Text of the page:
Maybe It’s Time To Grow Something

Apr 13, 2020 | COVID-19, Gardening

Photo by Aubrey Argabright

“To create a garden is to search for a better world. In our effort to improve on nature, we are guided by a vision of paradise. Whether the result is a horticultural masterpiece or only a modest vegetable patch, it is based on the expectation of a glorious future. This hope for the future is at the heart of all gardening.”
— Marina Schinz

No matter how much or how little space you have, you can grow some things that you can eat and enjoy. Container gardening doesn’t require a lot of space or effort. “There are tons of things to grow inside or on a balcony or patio such as lettuces, onions, carrots, and microgreens,” says Mary Ann Dallenbach, owner of St. Matthews Feed & Seed. “Also herbs such as basil, chives, and cilantro, which like cool nights and warm days.”

GET STARTED

• A Clean Pot and Potting Mix. Mary Ann Dallenbach advises starting with a good, clean pot. Aphids can be carried in from a dirty pot. “Always use potting mix, which has the ability to expand, such as ferti-lome,” she says.

• Choose the Seeds. Mary Ann uses non-genetically modified organism (GMO) seeds. The GMO process makes plants more resistant to rain, drought, pests, and diseases, but it is controversial because it’s done in a laboratory.

• Fertilize and Protect. Adequate fertilizer and controlling pests is vital. “What you do to fertilize after the plant starts growing is important,” Mary Ann says. “If you want to grow organic plants for your fruits and vegetables, then you should use organic fertilizers.” Some suggestions are Espoma indoor plant food or Monty’s Plant Food, which is locally manufactured. Pests such as aphids can appear due to over or under watering. “You can control pests, and you need to do it immediately,” Mary Ann says. She suggests mixing one part rubbing alcohol to 8-9 parts water. It can either be sprayed on the infected plant, wiped on the affected leaves with a paper towel, or dipped on a Q-tip.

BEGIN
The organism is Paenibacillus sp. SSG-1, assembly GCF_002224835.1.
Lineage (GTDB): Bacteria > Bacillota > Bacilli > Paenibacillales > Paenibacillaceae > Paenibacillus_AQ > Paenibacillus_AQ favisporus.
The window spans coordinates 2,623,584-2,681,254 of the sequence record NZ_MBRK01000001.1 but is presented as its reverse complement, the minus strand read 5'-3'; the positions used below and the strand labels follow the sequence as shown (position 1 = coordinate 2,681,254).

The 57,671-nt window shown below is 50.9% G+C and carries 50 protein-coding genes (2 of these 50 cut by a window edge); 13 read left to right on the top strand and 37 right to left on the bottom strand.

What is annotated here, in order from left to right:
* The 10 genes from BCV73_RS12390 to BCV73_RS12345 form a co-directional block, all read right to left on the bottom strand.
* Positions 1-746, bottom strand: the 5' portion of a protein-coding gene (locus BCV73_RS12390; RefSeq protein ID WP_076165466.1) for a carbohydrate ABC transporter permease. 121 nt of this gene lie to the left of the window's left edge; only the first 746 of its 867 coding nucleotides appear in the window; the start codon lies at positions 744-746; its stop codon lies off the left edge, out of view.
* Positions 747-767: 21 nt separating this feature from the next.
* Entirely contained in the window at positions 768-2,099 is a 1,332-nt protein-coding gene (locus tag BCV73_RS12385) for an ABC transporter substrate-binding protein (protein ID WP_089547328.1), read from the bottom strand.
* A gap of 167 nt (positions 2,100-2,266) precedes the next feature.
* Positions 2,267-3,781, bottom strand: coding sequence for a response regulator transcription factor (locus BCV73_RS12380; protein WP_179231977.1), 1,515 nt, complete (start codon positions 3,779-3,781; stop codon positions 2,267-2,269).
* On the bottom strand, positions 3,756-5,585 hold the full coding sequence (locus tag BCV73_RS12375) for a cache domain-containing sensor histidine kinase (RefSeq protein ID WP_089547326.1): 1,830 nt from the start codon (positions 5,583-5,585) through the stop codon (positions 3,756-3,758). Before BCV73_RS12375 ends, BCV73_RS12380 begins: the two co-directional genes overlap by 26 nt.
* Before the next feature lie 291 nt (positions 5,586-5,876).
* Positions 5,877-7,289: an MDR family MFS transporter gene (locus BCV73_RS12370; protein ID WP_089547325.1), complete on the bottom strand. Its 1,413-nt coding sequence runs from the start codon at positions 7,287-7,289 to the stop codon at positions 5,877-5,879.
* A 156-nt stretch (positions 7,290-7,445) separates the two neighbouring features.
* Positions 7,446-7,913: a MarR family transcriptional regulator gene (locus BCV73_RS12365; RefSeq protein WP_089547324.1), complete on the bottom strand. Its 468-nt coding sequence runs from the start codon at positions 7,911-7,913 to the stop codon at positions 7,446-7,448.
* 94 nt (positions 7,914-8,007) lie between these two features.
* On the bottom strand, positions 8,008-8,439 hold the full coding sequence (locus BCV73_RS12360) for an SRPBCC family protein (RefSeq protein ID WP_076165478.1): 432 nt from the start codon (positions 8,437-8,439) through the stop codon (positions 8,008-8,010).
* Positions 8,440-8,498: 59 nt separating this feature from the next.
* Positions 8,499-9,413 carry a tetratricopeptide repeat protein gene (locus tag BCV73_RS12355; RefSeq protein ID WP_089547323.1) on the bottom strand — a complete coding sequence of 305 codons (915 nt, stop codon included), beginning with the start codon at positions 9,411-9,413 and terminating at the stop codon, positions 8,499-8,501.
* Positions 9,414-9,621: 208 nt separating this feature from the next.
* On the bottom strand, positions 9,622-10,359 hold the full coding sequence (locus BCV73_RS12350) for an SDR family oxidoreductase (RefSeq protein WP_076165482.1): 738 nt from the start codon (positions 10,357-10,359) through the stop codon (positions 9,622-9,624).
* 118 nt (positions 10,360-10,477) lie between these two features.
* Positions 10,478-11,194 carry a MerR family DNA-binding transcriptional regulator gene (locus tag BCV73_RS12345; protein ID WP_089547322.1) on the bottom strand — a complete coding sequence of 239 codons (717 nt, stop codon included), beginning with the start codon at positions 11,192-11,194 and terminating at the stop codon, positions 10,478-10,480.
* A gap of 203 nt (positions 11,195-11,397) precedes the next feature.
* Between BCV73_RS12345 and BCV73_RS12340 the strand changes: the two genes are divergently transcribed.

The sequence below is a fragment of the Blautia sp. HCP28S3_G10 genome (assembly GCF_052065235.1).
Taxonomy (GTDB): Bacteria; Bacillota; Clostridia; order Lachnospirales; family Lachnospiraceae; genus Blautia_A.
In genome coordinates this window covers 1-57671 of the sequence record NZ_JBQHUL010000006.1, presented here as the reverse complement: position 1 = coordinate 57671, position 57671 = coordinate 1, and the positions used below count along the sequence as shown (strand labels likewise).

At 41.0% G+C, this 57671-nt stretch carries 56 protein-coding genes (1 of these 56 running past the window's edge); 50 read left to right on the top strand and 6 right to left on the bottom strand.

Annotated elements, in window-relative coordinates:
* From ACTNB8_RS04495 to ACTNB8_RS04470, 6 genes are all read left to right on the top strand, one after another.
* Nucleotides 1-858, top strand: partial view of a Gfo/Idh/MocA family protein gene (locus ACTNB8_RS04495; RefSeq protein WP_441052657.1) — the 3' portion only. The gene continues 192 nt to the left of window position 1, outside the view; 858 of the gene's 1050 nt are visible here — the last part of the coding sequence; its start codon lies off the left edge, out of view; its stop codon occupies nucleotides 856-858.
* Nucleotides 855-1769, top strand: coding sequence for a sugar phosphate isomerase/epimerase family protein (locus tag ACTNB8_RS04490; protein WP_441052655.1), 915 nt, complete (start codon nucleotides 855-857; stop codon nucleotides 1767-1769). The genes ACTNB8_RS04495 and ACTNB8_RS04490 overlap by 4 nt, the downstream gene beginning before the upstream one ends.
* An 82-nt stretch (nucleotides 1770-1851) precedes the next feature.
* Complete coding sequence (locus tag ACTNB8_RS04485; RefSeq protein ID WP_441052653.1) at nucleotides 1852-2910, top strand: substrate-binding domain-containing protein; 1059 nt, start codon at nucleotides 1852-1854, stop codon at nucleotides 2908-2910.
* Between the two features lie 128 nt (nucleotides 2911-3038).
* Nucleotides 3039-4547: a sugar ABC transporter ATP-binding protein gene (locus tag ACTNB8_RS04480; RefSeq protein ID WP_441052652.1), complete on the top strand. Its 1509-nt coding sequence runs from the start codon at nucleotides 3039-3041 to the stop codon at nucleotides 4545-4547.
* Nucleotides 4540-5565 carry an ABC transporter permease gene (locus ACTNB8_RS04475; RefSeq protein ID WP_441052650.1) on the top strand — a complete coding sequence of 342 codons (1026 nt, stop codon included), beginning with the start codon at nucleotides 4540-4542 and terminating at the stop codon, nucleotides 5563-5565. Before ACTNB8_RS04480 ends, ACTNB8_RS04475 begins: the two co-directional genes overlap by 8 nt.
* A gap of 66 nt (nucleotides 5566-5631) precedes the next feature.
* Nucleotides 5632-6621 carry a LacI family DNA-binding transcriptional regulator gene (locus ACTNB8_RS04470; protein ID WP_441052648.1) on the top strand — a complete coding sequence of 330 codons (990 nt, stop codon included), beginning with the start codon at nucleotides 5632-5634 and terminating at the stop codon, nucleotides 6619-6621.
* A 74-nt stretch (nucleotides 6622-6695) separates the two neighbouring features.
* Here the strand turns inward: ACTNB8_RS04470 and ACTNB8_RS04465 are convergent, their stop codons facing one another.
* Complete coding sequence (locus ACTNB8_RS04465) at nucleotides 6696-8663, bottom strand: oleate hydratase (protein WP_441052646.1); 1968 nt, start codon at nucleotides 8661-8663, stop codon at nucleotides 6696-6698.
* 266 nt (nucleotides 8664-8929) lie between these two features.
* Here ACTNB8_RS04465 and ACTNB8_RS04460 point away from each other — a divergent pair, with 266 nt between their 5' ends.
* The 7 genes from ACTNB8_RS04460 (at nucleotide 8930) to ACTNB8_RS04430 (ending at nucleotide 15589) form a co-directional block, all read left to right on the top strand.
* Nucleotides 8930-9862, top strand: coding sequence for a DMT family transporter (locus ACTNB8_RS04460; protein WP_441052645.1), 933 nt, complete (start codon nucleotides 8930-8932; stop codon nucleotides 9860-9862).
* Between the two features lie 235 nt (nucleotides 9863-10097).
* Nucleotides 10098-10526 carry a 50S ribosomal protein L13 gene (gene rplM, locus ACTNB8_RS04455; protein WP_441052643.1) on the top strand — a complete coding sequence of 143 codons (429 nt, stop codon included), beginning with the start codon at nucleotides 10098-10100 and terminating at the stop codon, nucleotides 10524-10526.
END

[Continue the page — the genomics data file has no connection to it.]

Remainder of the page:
St. Matthews Feed and Seed is offering curbside pickup and delivery options during the virus shutdown. Alternatively, you can pick up seedlings (small plants) curbside after ordering at seedsandstarts.org. This nonprofit offers more than 50 vegetable varieties, 20 herbs, and dozens of fruit trees and bushes.

Grow Some Microgreens Now – Story and Photographs by Melissa Donald

If you don’t have a yard or access to a garden plot, then you can still grow a mini garden inside your home. Growing microgreens inside your home doesn’t require a lot of space, are low in cost, are quick and easy to grow, and are full of nutrients.

#1 I lined a wicker basket with about 2” of potting soil and planted regular seeds by sprinkling them on the top of the soil in clusters, like a small garden plot. I planted seeds of radish, arugula, beet, swiss chard, kale, basil, and cilantro, along with other greens.

#2 After planting the seeds, sprinkle dirt over the top — just enough to cover the seeds — and water the top of the soil with a spray bottle.

#3 Seedlings should start to emerge within three days, depending on the type of plants you are growing. Harvest when plants are about two inches tall (around 7-10 days from planting). Cut plants about half an inch up from the bottom of the plant, and plants will grow back for another harvest.

Here are some sites to visit about growing microgreens: MicroVeggy and WellnessMama.

P.S. An idea for boosting your immune system

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